Dec. 2, 2021 – By Rebecca Remaly, BETC Managing Director
Theatres have long depended on individual artists’ passions and sacrifices to keep organizational expenses down. This certainly does not come as a shock to anyone in the arts. How many of us have worked for “a share of the profits,” or been told we should “feel lucky to have a gig,” or told ourselves that someday things will “pay off when we’ve made it?”
Those of us who are in arts administration and leadership know this as well. After all, we assemble the budget. We very carefully determine what is needed to keep the lights on, mount our productions, and sell tickets. When it comes to employee compensation, somehow, that dollar amount is one of the first items on the chopping block when balancing the budget. Maybe we can get away with just one crew member? What if we add performances without increasing wages? What if we have a non-union actor do props as well?
Asking our employees to do more for less is something that needs to stop. Let’s change the narrative. Non-profit organizations are still businesses. As such, we must adequately compensate the artists we employ, or talented people will leave this field for work that asks less of them and pays them more. We are hiring them to do a job. Might an artist be thrilled to have the opportunity to play a part or design a show? Sure, they might. That does not mean we should use that willingness to take advantage of them financially. We must compensate them equitably, we must facilitate a healthy work/life balance from staff to the director’s table, and if we are going to ask them to wear multiple hats, we must start asking them to do more for more.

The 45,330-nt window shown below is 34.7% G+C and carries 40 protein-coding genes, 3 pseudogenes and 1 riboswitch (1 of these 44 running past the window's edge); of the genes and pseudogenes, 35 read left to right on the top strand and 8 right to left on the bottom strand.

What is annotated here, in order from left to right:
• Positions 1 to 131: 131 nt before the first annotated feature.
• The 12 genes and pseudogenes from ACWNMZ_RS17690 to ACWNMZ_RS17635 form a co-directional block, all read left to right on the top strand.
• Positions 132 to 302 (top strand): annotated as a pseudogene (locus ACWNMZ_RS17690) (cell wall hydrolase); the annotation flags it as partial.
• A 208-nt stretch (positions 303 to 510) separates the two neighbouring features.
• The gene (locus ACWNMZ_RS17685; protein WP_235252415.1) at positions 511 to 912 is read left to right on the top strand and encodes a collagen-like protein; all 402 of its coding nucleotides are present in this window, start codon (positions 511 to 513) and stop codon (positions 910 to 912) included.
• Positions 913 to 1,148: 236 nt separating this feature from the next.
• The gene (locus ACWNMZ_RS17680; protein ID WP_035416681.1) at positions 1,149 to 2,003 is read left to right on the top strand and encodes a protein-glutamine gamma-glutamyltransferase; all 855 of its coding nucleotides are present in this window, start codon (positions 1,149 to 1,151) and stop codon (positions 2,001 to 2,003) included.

Employee compensation is something we at BETC have taken seriously since our earliest days. Now, we commit to going even further.
Equitable pay, regardless of AEA union status
BETC is increasing our compensation to all cast and crew, ensuring that everyone is paid a minimum of $15/hour for their work on any given production. Additionally, non-union actors and stage managers will be paid the same wage as their AEA colleagues. Likewise, all other BETC employees—directors, administrative staff, designers, etc.—will also be paid a minimum of $15/hour for their work.
Moving to five-day rehearsal weeks
BETC has generally followed a theatrical tradition of six-day work weeks, with Monday as the day off. The reality is that most of our cast and crew never really get a day off, as many of us are working other jobs than BETC. Therefore, we are moving to a five-day rehearsal week schedule, ensuring that the cast and crew have both a weekend day and a weekday completely off from BETC.
No more 10 out of 12 days
During the final weekend of rehearsals before opening, the industry standard is for the cast to work for twelve hours with a two-hour break. Not only is this an exhausting schedule for the cast, but for the crew, designers, and director, it is an even longer day as they work before and after the scheduled rehearsal. We are doing away with this practice at BETC and will limit our cast call to a maximum of eight hours in a single day. For some productions, BETC may decide to add an additional week of rehearsals, which is an additional week of employment and compensation.
Let’s face it: we are nothing without our employees. Now let’s start showing them.